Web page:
- Andrew Hill
MALL GRAB is precocious London-based Australian Jordon Alexander, known for his recent residency on Rinse FM, his Alone EP (amongst a shelf-load of other releases), and a choice line in back-of-the-cupboard house. He’s also running a sub-label (Steel City Dance Discs) for Bristol’s Shall Not Fade. Busy bee, as anyone who’s seen one of his sets will attest. But before he starts bouncing behind the decks, there are hours of local talent to dance through first. Turning up during PIERS (Garrett, of Melodic Distraction fame)’s set just after midnight, it’s a heady mix of Latin beats. Rhythm might have your two hips moving but a run of Shazz’s El Camino and Art Alfie’s Easy To Love in quick succession has convinced some people in the crowd that they’re in possession of a tripartite pelvis. With such an appealing foundation, he gets away with spinning some real noise over the top – tuneful screaming and Shepard tones. Mmm, contemporary. Resident DJ ANDREW HILL takes over with a more submarine sound, bass from a locked room. His sound’s more brutal, despite funk in the bass. Perhaps the joins are messier, but he confronts the crowd with a noise which defies them to back down, to go harder. They do, and they carry on into the main man’s set, which opens with spare, layered percussion. It’s a while until there’s even a hint of any melodic material. When the sounds upstairs do open, they’re unashamedly 90s, and that’s probably what this crowd wants. Not for nothing has he described his mixes as “mildly celestial, hella stoned introspections”.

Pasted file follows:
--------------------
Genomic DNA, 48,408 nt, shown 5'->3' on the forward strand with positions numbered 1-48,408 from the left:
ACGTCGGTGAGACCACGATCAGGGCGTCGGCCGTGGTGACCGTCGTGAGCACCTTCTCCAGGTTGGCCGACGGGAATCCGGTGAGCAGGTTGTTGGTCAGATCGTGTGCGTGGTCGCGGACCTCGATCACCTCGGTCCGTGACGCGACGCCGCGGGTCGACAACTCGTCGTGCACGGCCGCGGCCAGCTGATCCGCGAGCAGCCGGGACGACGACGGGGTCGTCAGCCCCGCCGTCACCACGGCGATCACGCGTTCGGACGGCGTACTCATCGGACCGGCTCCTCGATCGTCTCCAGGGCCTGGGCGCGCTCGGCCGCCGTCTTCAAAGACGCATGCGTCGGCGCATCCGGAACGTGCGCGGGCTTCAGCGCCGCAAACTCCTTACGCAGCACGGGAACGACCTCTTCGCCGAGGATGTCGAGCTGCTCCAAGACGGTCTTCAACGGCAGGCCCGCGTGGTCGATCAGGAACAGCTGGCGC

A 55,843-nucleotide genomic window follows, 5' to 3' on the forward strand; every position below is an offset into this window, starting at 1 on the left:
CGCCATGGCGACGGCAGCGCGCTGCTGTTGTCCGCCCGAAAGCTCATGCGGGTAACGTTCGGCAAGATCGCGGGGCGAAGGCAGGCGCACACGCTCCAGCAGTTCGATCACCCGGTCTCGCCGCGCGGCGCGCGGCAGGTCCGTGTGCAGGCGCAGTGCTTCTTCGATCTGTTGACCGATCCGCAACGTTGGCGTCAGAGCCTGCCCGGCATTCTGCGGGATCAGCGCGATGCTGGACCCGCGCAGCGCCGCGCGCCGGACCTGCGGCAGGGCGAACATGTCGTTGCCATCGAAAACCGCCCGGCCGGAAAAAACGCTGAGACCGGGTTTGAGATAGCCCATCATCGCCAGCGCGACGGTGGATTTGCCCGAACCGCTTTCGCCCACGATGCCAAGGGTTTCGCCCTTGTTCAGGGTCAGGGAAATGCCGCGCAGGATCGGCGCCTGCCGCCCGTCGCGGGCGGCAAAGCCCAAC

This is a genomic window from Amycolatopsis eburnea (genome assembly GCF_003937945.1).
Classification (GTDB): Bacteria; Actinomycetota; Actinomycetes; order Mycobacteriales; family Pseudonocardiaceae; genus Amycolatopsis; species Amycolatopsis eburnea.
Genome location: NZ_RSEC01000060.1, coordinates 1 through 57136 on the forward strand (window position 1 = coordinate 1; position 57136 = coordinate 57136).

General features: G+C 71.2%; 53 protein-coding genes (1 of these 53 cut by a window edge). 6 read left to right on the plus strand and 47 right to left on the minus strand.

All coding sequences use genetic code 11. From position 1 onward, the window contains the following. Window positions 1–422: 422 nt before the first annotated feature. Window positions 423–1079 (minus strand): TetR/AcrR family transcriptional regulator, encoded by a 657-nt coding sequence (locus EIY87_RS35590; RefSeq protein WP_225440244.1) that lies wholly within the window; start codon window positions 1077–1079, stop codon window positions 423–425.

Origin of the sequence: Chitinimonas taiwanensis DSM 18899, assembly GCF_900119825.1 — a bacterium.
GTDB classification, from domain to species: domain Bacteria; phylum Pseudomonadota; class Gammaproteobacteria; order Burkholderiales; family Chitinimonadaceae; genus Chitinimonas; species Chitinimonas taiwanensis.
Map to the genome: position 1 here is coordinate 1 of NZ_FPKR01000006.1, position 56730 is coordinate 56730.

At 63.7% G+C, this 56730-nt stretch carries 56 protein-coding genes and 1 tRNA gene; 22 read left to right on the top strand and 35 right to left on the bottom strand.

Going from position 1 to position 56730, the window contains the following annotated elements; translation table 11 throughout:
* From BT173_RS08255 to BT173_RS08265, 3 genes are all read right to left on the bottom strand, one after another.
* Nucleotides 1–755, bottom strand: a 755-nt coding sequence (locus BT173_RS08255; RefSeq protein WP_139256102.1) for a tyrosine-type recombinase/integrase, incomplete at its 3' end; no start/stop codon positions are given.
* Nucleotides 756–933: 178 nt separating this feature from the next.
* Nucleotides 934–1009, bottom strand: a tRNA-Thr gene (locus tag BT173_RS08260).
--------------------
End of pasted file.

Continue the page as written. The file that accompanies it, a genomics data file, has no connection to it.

Truth be told, the first hour isn’t revelatory for this very reason. A matter of taste, of course, but it’s in hour two that things hot up, with a wider tonal palette, and the sound of machinery gone awry. After that spare opening, the rattle of loose parts becomes a bona-fide offbeat. Showing us this framework, giving us time to absorb it, he wreathes it in squelching eighth notes. Admittedly, his playlists are hard to fathom (they don’t appear much online either), but given his prolific output and obvious love of music, might as well enjoy it. To say the crowd are pleasantly surprised is… an understatement. I don’t even have to ask why it’s popping. An energetic Irishman volunteers his critical opinion. “It’s not electronica with everyone pushing, it’s not techno with no one caring. It’s like, disco, with everyone dancing!” That would be an ecumenical matter, but he’s bang on about the spirit of disco. Add that to the outpourings of a young man who has, one strongly suspects, ring-modded his kitchen utensils and you have reason enough to keep an ear out for Mall Grab. You’ll be hearing him again.